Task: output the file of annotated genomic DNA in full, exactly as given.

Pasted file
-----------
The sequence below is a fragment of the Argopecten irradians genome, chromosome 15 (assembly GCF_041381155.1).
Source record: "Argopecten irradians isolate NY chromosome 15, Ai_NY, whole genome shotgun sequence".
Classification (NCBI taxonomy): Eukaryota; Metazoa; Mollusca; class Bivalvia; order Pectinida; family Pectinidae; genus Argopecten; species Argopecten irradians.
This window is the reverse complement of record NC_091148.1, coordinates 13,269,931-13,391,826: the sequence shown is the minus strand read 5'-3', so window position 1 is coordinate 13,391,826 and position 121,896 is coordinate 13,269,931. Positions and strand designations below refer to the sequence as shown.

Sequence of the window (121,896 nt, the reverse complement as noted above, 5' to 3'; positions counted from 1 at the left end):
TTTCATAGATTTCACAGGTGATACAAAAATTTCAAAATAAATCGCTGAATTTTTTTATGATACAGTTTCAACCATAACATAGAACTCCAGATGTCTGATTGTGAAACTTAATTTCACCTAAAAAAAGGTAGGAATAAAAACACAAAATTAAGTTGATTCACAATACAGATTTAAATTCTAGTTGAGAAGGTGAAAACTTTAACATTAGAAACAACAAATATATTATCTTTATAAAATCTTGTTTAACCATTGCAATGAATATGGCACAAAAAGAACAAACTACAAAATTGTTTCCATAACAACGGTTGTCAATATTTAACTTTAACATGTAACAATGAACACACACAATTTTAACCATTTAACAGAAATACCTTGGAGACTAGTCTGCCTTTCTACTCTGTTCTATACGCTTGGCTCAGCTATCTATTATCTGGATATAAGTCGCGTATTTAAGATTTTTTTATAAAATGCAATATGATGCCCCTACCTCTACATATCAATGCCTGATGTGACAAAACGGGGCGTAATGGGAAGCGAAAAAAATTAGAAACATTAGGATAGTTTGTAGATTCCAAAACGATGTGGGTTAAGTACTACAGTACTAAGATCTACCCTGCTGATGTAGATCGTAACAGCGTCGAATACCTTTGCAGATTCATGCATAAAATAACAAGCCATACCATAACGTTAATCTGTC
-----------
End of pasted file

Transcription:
The sequence below is a fragment of the Argopecten irradians genome, chromosome 15 (assembly GCF_041381155.1).
Source record: "Argopecten irradians isolate NY chromosome 15, Ai_NY, whole genome shotgun sequence".
Classification (NCBI taxonomy): Eukaryota; Metazoa; Mollusca; class Bivalvia; order Pectinida; family Pectinidae; genus Argopecten; species Argopecten irradians.
This window is the reverse complement of record NC_091148.1, coordinates 13,269,931-13,391,826: the sequence shown is the minus strand read 5'-3', so window position 1 is coordinate 13,391,826 and position 121,896 is coordinate 13,269,931. Positions and strand designations below refer to the sequence as shown.

Sequence of the window (121,896 nt, the reverse complement as noted above, 5' to 3'; positions counted from 1 at the left end):
TTTCATAGATTTCACAGGTGATACAAAAATTTCAAAATAAATCGCTGAATTTTTTTATGATACAGTTTCAACCATAACATAGAACTCCAGATGTCTGATTGTGAAACTTAATTTCACCTAAAAAAAGGTAGGAATAAAAACACAAAATTAAGTTGATTCACAATACAGATTTAAATTCTAGTTGAGAAGGTGAAAACTTTAACATTAGAAACAACAAATATATTATCTTTATAAAATCTTGTTTAACCATTGCAATGAATATGGCACAAAAAGAACAAACTACAAAATTGTTTCCATAACAACGGTTGTCAATATTTAACTTTAACATGTAACAATGAACACACACAATTTTAACCATTTAACAGAAATACCTTGGAGACTAGTCTGCCTTTCTACTCTGTTCTATACGCTTGGCTCAGCTATCTATTATCTGGATATAAGTCGCGTATTTAAGATTTTTTTATAAAATGCAATATGATGCCCCTACCTCTACATATCAATGCCTGATGTGACAAAACGGGGCGTAATGGGAAGCGAAAAAAATTAGAAACATTAGGATAGTTTGTAGATTCCAAAACGATGTGGGTTAAGTACTACAGTACTAAGATCTACCCTGCTGATGTAGATCGTAACAGCGTCGAATACCTTTGCAGATTCATGCATAAAATAACAAGCCATACCATAACGTTAATCTGTC